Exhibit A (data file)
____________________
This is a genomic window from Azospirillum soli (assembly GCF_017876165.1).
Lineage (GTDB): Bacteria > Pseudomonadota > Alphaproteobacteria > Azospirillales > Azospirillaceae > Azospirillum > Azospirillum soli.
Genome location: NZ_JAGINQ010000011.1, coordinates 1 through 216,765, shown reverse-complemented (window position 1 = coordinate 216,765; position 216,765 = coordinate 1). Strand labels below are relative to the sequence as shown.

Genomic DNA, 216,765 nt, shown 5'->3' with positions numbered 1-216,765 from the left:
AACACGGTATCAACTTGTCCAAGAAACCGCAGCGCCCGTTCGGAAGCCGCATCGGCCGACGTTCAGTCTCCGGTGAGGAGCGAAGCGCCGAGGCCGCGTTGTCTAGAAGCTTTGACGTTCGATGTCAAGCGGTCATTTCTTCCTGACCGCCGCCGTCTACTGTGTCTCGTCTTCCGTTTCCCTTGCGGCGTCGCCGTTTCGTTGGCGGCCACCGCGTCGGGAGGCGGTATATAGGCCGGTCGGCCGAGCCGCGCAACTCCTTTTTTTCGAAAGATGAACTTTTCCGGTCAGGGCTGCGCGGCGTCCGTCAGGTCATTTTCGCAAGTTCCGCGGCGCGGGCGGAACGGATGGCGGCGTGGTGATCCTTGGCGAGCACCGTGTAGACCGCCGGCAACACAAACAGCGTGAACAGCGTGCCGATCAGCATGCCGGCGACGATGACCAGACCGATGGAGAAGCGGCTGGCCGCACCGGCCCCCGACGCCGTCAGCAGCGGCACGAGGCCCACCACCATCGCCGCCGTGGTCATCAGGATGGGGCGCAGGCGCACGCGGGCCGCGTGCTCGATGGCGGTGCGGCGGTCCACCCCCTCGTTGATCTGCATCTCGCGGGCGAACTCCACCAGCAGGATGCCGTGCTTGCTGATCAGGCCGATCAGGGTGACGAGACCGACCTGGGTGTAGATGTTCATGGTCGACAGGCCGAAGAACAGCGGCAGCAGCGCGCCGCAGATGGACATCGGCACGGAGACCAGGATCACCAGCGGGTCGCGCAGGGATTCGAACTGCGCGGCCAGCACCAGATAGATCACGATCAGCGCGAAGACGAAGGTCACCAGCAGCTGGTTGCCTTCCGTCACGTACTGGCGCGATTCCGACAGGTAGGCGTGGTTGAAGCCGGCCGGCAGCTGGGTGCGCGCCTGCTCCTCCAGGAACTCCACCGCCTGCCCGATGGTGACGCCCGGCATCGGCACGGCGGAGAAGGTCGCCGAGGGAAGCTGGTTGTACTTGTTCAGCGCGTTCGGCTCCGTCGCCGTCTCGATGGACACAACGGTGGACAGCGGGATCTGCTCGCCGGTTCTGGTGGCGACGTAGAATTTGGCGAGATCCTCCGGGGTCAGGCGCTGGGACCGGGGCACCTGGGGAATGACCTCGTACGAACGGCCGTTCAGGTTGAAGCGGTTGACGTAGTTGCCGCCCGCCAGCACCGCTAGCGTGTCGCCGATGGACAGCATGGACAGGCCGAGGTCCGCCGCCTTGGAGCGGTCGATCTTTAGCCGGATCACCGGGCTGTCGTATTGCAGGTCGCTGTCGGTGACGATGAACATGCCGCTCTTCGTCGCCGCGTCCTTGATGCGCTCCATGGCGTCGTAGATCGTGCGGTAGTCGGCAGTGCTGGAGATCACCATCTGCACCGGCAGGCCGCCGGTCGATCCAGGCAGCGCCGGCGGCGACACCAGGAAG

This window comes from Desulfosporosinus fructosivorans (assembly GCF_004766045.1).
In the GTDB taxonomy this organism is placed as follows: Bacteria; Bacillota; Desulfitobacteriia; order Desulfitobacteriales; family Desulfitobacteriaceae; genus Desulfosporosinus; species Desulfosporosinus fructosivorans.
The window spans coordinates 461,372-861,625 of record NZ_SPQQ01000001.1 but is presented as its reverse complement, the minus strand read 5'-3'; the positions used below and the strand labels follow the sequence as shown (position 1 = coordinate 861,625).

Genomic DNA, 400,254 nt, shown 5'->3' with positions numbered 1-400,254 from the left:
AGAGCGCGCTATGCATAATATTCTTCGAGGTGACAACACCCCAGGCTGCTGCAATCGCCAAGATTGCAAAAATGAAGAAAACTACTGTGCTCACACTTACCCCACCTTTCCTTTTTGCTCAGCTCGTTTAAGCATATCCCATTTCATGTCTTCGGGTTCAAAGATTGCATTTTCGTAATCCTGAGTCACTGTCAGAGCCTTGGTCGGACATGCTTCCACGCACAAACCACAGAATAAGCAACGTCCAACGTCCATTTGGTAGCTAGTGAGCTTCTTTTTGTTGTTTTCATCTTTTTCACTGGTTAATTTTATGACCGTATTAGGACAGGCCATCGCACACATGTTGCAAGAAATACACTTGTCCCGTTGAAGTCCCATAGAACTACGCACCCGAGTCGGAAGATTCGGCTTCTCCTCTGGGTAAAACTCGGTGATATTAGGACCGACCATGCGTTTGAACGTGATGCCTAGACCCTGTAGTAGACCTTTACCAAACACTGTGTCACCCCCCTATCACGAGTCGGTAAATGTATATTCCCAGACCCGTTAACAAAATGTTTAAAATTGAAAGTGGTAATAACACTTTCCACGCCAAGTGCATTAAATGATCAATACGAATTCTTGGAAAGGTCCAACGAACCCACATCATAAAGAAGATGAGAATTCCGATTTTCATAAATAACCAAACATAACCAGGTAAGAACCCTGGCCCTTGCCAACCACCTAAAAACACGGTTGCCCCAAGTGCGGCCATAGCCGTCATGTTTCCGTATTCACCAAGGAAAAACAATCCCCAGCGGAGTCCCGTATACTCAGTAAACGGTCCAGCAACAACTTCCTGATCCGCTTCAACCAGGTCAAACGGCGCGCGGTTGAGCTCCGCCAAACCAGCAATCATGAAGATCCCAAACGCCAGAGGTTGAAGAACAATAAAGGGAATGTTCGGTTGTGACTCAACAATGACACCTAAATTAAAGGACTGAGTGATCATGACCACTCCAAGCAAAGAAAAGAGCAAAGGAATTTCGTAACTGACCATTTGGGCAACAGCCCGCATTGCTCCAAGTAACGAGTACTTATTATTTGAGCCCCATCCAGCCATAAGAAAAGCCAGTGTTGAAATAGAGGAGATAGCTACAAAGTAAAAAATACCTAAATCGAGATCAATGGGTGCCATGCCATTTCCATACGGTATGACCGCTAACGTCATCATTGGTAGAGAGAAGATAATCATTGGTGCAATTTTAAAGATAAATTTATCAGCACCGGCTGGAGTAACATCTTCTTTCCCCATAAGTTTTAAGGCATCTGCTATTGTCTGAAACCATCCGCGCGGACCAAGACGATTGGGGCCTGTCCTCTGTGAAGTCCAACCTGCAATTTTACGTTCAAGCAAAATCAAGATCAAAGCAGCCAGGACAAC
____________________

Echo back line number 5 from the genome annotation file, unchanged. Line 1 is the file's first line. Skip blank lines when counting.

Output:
AACACGGTATCAACTTGTCCAAGAAACCGCAGCGCCCGTTCGGAAGCCGCATCGGCCGACGTTCAGTCTCCGGTGAGGAGCGAAGCGCCGAGGCCGCGTTGTCTAGAAGCTTTGACGTTCGATGTCAAGCGGTCATTTCTTCCTGACCGCCGCCGTCTACTGTGTCTCGTCTTCCGTTTCCCTTGCGGCGTCGCCGTTTCGTTGGCGGCCACCGCGTCGGGAGGCGGTATATAGGCCGGTCGGCCGAGCCGCGCAACTCCTTTTTTTCGAAAGATGAACTTTTCCGGTCAGGGCTGCGCGGCGTCCGTCAGGTCATTTTCGCAAGTTCCGCGGCGCGGGCGGAACGGATGGCGGCGTGGTGATCCTTGGCGAGCACCGTGTAGACCGCCGGCAACACAAACAGCGTGAACAGCGTGCCGATCAGCATGCCGGCGACGATGACCAGACCGATGGAGAAGCGGCTGGCCGCACCGGCCCCCGACGCCGTCAGCAGCGGCACGAGGCCCACCACCATCGCCGCCGTGGTCATCAGGATGGGGCGCAGGCGCACGCGGGCCGCGTGCTCGATGGCGGTGCGGCGGTCCACCCCCTCGTTGATCTGCATCTCGCGGGCGAACTCCACCAGCAGGATGCCGTGCTTGCTGATCAGGCCGATCAGGGTGACGAGACCGACCTGGGTGTAGATGTTCATGGTCGACAGGCCGAAGAACAGCGGCAGCAGCGCGCCGCAGATGGACATCGGCACGGAGACCAGGATCACCAGCGGGTCGCGCAGGGATTCGAACTGCGCGGCCAGCACCAGATAGATCACGATCAGCGCGAAGACGAAGGTCACCAGCAGCTGGTTGCCTTCCGTCACGTACTGGCGCGATTCCGACAGGTAGGCGTGGTTGAAGCCGGCCGGCAGCTGGGTGCGCGCCTGCTCCTCCAGGAACTCCACCGCCTGCCCGATGGTGACGCCCGGCATCGGCACGGCGGAGAAGGTCGCCGAGGGAAGCTGGTTGTACTTGTTCAGCGCGTTCGGCTCCGTCGCCGTCTCGATGGACACAACGGTGGACAGCGGGATCTGCTCGCCGGTTCTGGTGGCGACGTAGAATTTGGCGAGATCCTCCGGGGTCAGGCGCTGGGACCGGGGCACCTGGGGAATGACCTCGTACGAACGGCCGTTCAGGTTGAAGCGGTTGACGTAGTTGCCGCCCGCCAGCACCGCTAGCGTGTCGCCGATGGACAGCATGGACAGGCCGAGGTCCGCCGCCTTGGAGCGGTCGATCTTTAGCCGGATCACCGGGCTGTCGTATTGCAGGTCGCTGTCGGTGACGATGAACATGCCGCTCTTCGTCGCCGCGTCCTTGATGCGCTCCATGGCGTCGTAGATCGTGCGGTAGTCGGCAGTGCTGGAGATCACCATCTGCACCGGCAGGCCGCCGGTCGATCCAGGCAGCGCCGGCGGCGACACCAGGAAG